Relapse is a symptom of the problem, not the actual problem.
If your loved-one’s addiction alcoholism frustrates you, you are not alone. It is not possible for you to understand what thoughts are running through the mind of your alcoholic or drug addict. It is not possible for you to know what he is feeling. Have you admitted to yourself that you cannot control his problem without outside help? Do you understand that you did not cause his problem? If your loved-one could solve his problem by himself, he would have already solved it. If you could solve his problem without outside help, you would have solved it. Are ready to ask for help?
Some believe that relapse is a part of the recovery process. It can be, but it does not have to be. Relapse is a symptom of the problem. Most of our clients know how to get clean and sober by themselves before they arrive here. They have gotten themselves clean and sober many times before. But they don’t know how to stay clean and sober. They don’t arrive at our door at the top of a winning streak. They will not tell you (in most cases) but deep in their subconscious, many of our clients arrive here with an intricate plan to drink and use again successfully without suffering the consequences. Here at Solutions Retreat, we work well with clients with that type of thinking and we know how to deal with it.
Under-Estimating the POWER of alcoholism and addiction.
Most people under-estimate the depth and size of their loved-one’s alcoholism and addiction problem. There is no other way to say it. We believe this is the biggest factor in relapse. Once an individual crosses the invisible line and becomes an alcoholic or addict, they are always an alcoholic or addict. In recovery they say that a pickle cannot change back to a cucumber; a butterfly cannot change back to a caterpillar; and an addict cannot change back to a “normal” person. But an alcoholic or addict in recovery can live drug and alcohol free for the rest of their life. They can live a life that is happier and fuller than the life of a “normal” person. And under-estimating alcoholism and addiction is most common in the first 12 months of recovery. So now is the time for you to take action. Complete the form on the right (or at the bottom of this page) with your questions.
The addict’s or alcoholic’s cravings for drugs or alcohol often go dormant for a time and then reappear, stronger than ever before, seemingly out of nowhere, and these cravings are overwhelming. They can be so overwhelming that they cannot be described to a “normal” person with words. When you ask an addict or alcoholic that has relapsed about what happened, many time times they say something like: “I don’t know. I just looked down and noticed that I had the needle in my arm or the drink in my hand again”. – There is another way to define the problem: They underestimated the POWER of alcoholism and addiction.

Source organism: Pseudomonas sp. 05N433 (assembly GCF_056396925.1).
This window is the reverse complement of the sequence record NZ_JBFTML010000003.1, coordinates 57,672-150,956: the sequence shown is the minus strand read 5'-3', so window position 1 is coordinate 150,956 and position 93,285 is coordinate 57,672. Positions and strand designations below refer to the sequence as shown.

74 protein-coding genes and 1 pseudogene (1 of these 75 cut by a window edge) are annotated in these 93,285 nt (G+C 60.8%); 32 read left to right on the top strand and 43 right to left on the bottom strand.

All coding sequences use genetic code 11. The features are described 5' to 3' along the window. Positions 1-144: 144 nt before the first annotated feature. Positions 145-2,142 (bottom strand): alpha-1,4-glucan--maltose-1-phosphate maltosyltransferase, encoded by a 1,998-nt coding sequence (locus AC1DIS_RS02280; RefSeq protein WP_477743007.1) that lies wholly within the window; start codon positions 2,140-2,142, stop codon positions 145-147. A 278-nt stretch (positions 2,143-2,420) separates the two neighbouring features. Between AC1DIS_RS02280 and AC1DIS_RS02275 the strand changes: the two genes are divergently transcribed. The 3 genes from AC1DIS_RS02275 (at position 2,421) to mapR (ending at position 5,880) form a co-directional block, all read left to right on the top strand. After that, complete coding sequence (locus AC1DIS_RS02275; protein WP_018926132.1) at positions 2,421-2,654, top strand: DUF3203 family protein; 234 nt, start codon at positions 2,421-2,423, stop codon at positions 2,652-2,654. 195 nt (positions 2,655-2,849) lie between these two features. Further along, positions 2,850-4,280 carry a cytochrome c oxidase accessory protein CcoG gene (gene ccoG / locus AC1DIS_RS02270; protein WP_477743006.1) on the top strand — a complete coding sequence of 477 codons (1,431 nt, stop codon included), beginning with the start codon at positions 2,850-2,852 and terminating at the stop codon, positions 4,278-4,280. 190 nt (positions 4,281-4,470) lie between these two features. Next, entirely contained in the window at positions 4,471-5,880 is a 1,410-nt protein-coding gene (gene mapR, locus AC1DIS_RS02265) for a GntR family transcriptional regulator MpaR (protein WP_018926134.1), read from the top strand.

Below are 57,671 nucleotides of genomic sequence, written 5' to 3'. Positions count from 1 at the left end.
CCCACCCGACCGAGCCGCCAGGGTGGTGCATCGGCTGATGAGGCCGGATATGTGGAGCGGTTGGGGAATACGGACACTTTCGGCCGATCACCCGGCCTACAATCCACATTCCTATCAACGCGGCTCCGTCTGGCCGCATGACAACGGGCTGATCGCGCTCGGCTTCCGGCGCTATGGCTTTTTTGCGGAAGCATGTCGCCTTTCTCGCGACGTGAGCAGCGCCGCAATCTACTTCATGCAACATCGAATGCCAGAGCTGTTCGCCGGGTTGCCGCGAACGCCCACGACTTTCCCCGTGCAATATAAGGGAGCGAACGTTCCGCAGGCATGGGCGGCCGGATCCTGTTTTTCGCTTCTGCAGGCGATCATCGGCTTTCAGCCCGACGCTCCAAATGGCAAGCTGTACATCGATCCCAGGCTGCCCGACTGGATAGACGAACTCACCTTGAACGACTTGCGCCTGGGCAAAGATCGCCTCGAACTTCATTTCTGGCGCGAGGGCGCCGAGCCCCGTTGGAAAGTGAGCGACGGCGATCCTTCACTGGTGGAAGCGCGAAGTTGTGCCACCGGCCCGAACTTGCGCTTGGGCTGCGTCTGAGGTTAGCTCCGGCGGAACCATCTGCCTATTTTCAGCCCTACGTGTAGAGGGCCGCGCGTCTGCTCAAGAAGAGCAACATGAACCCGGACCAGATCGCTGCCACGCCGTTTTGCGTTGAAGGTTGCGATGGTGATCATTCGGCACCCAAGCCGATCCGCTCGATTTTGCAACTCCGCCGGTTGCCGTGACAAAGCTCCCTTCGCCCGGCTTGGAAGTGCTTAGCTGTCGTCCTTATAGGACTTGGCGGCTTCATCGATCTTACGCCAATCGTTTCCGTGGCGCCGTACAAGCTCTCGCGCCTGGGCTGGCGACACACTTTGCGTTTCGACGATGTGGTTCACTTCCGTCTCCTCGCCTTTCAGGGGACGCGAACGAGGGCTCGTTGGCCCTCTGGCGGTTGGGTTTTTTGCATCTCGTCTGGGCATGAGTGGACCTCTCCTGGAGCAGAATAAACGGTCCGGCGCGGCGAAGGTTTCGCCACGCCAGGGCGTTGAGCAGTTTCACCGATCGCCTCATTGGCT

An old self-destructive delusion reappears or a new self-destructive delusion creates itself. Often when an individual first comes to our treatment center, they have established a pattern of relapse. Relapse is a symptom of the problem. The problem needs to dealt with before they leave our treatment center and we do that.
Lectures don’t work.
If lecture would have gotten your loved one clean and sober, he would have gotten clean and sober a long time ago. Group therapy for men in early recovery usually turn into a lecture by the therapist. Given this fact, why do most treatment centers use a lecture format? Very simple. The lecture format (including group therapy) is very profitable for the treatment center. This format is very documentable. Most people believe that if they could only get the right information to the addict or alcoholic, the addict or alcoholic would change. The addict or alcoholic may look like they are listening. They might even be able to take a test after the lecture and pass the test. But information from a lecture never makes its way past the delusions and deep into the subconscious where it needs to go. We believe that lecture actually can make the situation worse.
Do you want information? Speak with our CEO, Dan Schweihs